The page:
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Exploring Kentucky | New Distillery Honors Family Traditions

Jeptha Creed Distillery overlooks 250-year-old Shelbyville farm

By Katherine Tandy Brown

The new Jeptha Creed Distillery is right alongside the eastbound lanes of I-64 in Shelby County.
The new Jeptha Creed Distillery is right alongside the eastbound lanes of I-64 in Shelby County.

When you drive in for the first time, Jeptha Creed seems a bit of an anomaly. Commanding the parking lot, a beautifully restored 1932 Ford truck with a load of bourbon barrels in its bed sports the new craft distillery’s name. Atop a hill behind it towers a gorgeous, freshly built, 1,760-s.f. clubhouse, rife with iconic timber framing and wide windows overlooking lush Shelby County farmland. Turns out that numerous nods to old-fashioned ways – more classic farm equipment and vehicles, including a 1915 Ford Model T – are scattered around the property. A 1975 International grain truck actually hauls corn for the spirits’ base from the field to the grain bin. Here tradition is a byword.

“Our core values include respecting our elders and family history and honoring the sacrifices that have been made to allow us the independence and liberties we now enjoy,” explains Autumn Nethery, marketing manager of the business that she helped start in November of 2016. “Our family motto is ‘Don’t forget where you come from.’”

To date, it’s the only distillery owned by two women entrepreneurs. The other is Autumn’s mom, Joyce, Jeptha Creed CEO and master distiller, who brings to the position two degrees in chemical engineering from the University of Louisville Speed Scientific School and 15 years’ experience as a process engineer in an industrial-scale distillation facility. Autumn herself spent a school year in Edinburgh, Scotland, studying brewing and distilling at Heriot-Watt University to prepare for the job.

Both Netherys are high energy and obviously passionate about the distilling process and about the impressive company they’ve created.

“When we decided to start a craft distillery as a legacy for our children, we realized the only way to make it happen was to roll up our sleeves and do it ourselves,” says Joyce, whose husband is a dairy farmer.

Owned by Netherys for more than 250 years, the family farm consists of several parcels that altogether total 1,000 acres. While the distillery is on 64 acres, the main farm residence property is home to historic Jeptha Knob, where Squire Boone and his brother Daniel found superb hunting before Kentucky became a state. They left behind a survey stone with their initials carved on it. The knob lies almost exactly midway between Louisville and Lexington.

One of many unusual things about Jeptha Creed is the fact that it’s a craft farm distillery. Simply put, that means instead of extracts and artificial flavorings, the Netherys choose to use real produce to make their spirits, most of which the family grows itself. Autumn explains that with a goal of creating a higher flavor profile, they often use harder-to-find and harder-to-grow varieties. For instance, the distillery is the only one using Bloody Butcher corn, a heritage variety in use since 1845. Its kernels are a shocking dark red.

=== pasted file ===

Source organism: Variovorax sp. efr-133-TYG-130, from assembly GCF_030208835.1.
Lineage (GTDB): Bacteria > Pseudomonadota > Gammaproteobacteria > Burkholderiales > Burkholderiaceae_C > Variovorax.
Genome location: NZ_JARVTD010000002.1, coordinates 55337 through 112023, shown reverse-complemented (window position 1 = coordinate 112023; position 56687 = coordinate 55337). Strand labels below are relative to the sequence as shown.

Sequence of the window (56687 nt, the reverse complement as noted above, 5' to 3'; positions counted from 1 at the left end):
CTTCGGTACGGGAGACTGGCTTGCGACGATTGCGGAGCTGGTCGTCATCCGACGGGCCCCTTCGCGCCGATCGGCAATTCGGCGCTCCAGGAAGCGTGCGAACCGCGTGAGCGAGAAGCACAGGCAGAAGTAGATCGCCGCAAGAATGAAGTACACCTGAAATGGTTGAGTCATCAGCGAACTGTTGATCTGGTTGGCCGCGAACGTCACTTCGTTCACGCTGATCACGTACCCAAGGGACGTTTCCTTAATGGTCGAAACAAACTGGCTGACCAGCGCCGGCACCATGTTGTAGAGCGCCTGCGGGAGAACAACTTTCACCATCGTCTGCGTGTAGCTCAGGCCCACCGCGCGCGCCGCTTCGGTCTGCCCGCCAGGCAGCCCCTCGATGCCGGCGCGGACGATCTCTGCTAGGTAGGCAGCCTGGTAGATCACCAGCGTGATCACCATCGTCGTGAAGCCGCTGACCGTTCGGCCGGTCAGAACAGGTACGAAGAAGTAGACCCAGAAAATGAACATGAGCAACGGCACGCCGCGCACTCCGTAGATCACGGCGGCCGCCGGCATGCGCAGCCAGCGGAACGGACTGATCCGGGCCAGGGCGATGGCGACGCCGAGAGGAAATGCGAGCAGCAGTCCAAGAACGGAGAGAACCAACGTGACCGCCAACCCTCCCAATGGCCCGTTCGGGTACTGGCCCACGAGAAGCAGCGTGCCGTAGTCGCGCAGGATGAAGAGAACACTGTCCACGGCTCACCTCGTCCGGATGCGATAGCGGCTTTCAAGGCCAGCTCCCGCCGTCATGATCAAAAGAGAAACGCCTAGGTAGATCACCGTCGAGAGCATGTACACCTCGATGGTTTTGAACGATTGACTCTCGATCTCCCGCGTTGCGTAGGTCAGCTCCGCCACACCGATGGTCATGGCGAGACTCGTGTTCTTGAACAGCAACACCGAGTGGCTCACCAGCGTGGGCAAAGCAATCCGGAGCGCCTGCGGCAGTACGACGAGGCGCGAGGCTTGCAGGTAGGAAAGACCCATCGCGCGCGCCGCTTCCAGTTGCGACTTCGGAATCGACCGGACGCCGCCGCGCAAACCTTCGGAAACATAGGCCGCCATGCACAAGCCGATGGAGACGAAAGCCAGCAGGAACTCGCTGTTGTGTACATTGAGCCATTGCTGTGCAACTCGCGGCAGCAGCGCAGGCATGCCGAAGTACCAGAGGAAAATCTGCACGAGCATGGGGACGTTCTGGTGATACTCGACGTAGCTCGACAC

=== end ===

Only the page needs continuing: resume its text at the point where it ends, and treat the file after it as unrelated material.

On this farm sustainability is important, and leftover distiller’s solids become pig food and fertilizer. Due to the proximity of the distillery to their farmland, the family can easily experiment with ingredients such as agave, peppers and peaches just by stepping outside to pick something fresh and new.

As for Jeptha Creed’s spirits…“We began aging our bourbon in October of 2016,” says Joyce. “It was the first bourbon barreled in Shelby County since Prohibition. We plan to age it for a minimum of two years. We’ll have straight bourbon coming out in 2019 and will hold some back a bit longer for reserves.”

If you just can’t wait, there’s a limited edition of bourbon made as a trial run in 2014, Bloody Butcher’s Creed, available now.

In the meantime Jeptha Creed features vodka (Original, Honey, Apple and Blueberry). The original, says Autumn, is “so smooth, George Clooney could take lessons.” And moonshine – Original, Apple Pie, Blackberry or Louisville Lemonade, which can be consumed straight or mixed with tea for a fine time in the ol’ porch rocker! Those yummy flavors of fruit and the honey originate fresh-picked and fresh-gathered from the farm. All are Kentucky Proud products that are distributed throughout the state. (All military customers receive a discount.)

Tours of the distillery highlight “everything from the ground to the glass.” There’s a short video and an explanation of the distilling process, which is computerized to provide consistency in quality and to “make old-fashioned new,” followed by a gander at three handsome copper stills. Tastings come next, and Creed cocktails are available, including warm-weather slushies in yummy flavors. Tours can accommodate up to 50 people.

Recurring events at Jeptha Creed include a Friday night concert series, Jammin’ at Jeptha, on the patio with live music, a food truck and a bar. You can try your skill at cornhole and checkers while you sip and listen. Josh Bogard and the Dirty South will liven the patio on September 29. The distillery’s bartenders also teach monthly Creed Cocktails Classes – including one on September 28.

The property is rentable for outside events. With an enormous fireplace for chilly fall nights, the clubhouse can seat 110 people indoors for an event. After business hours, the 880-s.f. bar can be rented, as can a 5,000-s.f. outdoor patio with seating for 250, nearly 2,000 s.f. of which is covered. Removable natural gas heaters are also available.

To find out more about tours, tastings and event rentals at Jeptha Creed, go to jepthacreed.com or call (502) 487-5007. 

Katherine Tandy Brown is a correspondent for The Lane Report. She can be reached at [email protected]